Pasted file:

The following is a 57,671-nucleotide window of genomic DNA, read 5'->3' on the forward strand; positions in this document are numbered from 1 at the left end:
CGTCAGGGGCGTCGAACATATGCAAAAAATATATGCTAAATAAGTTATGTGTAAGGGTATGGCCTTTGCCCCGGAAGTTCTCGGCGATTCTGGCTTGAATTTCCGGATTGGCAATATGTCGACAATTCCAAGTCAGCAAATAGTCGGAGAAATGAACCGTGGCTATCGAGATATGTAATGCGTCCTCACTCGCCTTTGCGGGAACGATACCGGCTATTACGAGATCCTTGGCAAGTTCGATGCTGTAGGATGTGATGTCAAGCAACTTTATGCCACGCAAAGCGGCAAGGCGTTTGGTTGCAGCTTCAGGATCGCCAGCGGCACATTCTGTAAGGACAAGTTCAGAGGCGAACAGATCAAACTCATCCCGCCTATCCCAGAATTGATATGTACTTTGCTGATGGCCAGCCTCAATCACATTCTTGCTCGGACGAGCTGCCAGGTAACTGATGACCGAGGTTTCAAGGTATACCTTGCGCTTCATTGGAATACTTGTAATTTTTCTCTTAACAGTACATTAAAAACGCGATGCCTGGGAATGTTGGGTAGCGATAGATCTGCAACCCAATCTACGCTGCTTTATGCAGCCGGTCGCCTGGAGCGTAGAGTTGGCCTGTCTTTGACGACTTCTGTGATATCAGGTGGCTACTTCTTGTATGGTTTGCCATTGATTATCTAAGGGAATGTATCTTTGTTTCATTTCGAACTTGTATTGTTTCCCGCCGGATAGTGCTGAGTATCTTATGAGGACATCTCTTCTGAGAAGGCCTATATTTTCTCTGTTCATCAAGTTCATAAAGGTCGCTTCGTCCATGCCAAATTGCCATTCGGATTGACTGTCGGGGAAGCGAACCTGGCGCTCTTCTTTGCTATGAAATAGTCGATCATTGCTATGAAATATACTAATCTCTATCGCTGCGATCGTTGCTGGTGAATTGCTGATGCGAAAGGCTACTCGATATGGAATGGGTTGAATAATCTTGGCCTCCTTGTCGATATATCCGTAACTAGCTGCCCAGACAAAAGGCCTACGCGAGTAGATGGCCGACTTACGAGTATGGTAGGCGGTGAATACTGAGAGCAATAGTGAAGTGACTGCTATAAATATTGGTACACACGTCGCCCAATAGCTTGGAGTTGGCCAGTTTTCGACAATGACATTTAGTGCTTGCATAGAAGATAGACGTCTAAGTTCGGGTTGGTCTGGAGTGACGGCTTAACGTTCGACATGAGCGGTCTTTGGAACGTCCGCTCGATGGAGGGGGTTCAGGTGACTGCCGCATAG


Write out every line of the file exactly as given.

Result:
The following is a 57,671-nucleotide window of genomic DNA, read 5'->3' on the forward strand; positions in this document are numbered from 1 at the left end:
CGTCAGGGGCGTCGAACATATGCAAAAAATATATGCTAAATAAGTTATGTGTAAGGGTATGGCCTTTGCCCCGGAAGTTCTCGGCGATTCTGGCTTGAATTTCCGGATTGGCAATATGTCGACAATTCCAAGTCAGCAAATAGTCGGAGAAATGAACCGTGGCTATCGAGATATGTAATGCGTCCTCACTCGCCTTTGCGGGAACGATACCGGCTATTACGAGATCCTTGGCAAGTTCGATGCTGTAGGATGTGATGTCAAGCAACTTTATGCCACGCAAAGCGGCAAGGCGTTTGGTTGCAGCTTCAGGATCGCCAGCGGCACATTCTGTAAGGACAAGTTCAGAGGCGAACAGATCAAACTCATCCCGCCTATCCCAGAATTGATATGTACTTTGCTGATGGCCAGCCTCAATCACATTCTTGCTCGGACGAGCTGCCAGGTAACTGATGACCGAGGTTTCAAGGTATACCTTGCGCTTCATTGGAATACTTGTAATTTTTCTCTTAACAGTACATTAAAAACGCGATGCCTGGGAATGTTGGGTAGCGATAGATCTGCAACCCAATCTACGCTGCTTTATGCAGCCGGTCGCCTGGAGCGTAGAGTTGGCCTGTCTTTGACGACTTCTGTGATATCAGGTGGCTACTTCTTGTATGGTTTGCCATTGATTATCTAAGGGAATGTATCTTTGTTTCATTTCGAACTTGTATTGTTTCCCGCCGGATAGTGCTGAGTATCTTATGAGGACATCTCTTCTGAGAAGGCCTATATTTTCTCTGTTCATCAAGTTCATAAAGGTCGCTTCGTCCATGCCAAATTGCCATTCGGATTGACTGTCGGGGAAGCGAACCTGGCGCTCTTCTTTGCTATGAAATAGTCGATCATTGCTATGAAATATACTAATCTCTATCGCTGCGATCGTTGCTGGTGAATTGCTGATGCGAAAGGCTACTCGATATGGAATGGGTTGAATAATCTTGGCCTCCTTGTCGATATATCCGTAACTAGCTGCCCAGACAAAAGGCCTACGCGAGTAGATGGCCGACTTACGAGTATGGTAGGCGGTGAATACTGAGAGCAATAGTGAAGTGACTGCTATAAATATTGGTACACACGTCGCCCAATAGCTTGGAGTTGGCCAGTTTTCGACAATGACATTTAGTGCTTGCATAGAAGATAGACGTCTAAGTTCGGGTTGGTCTGGAGTGACGGCTTAACGTTCGACATGAGCGGTCTTTGGAACGTCCGCTCGATGGAGGGGGTTCAGGTGACTGCCGCATAG